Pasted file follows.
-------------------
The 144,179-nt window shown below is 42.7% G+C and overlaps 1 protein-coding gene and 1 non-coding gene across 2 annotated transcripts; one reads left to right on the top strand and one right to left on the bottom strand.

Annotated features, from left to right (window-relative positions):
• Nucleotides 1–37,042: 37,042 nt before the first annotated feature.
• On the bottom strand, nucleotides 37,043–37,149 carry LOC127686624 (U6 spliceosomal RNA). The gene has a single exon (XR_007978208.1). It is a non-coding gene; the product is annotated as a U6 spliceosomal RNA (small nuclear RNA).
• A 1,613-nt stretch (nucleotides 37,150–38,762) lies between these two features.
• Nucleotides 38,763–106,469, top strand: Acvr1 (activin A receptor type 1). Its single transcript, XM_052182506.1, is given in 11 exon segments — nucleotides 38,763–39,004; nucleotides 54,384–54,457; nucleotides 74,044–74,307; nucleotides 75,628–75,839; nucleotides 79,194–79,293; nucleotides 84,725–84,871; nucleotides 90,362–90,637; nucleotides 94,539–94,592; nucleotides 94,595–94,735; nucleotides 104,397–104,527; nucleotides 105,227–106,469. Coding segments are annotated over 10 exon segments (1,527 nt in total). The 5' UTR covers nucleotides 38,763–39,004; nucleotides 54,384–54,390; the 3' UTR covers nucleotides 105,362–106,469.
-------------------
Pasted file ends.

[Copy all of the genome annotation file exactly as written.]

The 144,179-nt window shown below is 42.7% G+C and overlaps 1 protein-coding gene and 1 non-coding gene across 2 annotated transcripts; one reads left to right on the top strand and one right to left on the bottom strand.

Annotated features, from left to right (window-relative positions):
• Nucleotides 1–37,042: 37,042 nt before the first annotated feature.
• On the bottom strand, nucleotides 37,043–37,149 carry LOC127686624 (U6 spliceosomal RNA). The gene has a single exon (XR_007978208.1). It is a non-coding gene; the product is annotated as a U6 spliceosomal RNA (small nuclear RNA).
• A 1,613-nt stretch (nucleotides 37,150–38,762) lies between these two features.
• Nucleotides 38,763–106,469, top strand: Acvr1 (activin A receptor type 1). Its single transcript, XM_052182506.1, is given in 11 exon segments — nucleotides 38,763–39,004; nucleotides 54,384–54,457; nucleotides 74,044–74,307; nucleotides 75,628–75,839; nucleotides 79,194–79,293; nucleotides 84,725–84,871; nucleotides 90,362–90,637; nucleotides 94,539–94,592; nucleotides 94,595–94,735; nucleotides 104,397–104,527; nucleotides 105,227–106,469. Coding segments are annotated over 10 exon segments (1,527 nt in total). The 5' UTR covers nucleotides 38,763–39,004; nucleotides 54,384–54,390; the 3' UTR covers nucleotides 105,362–106,469.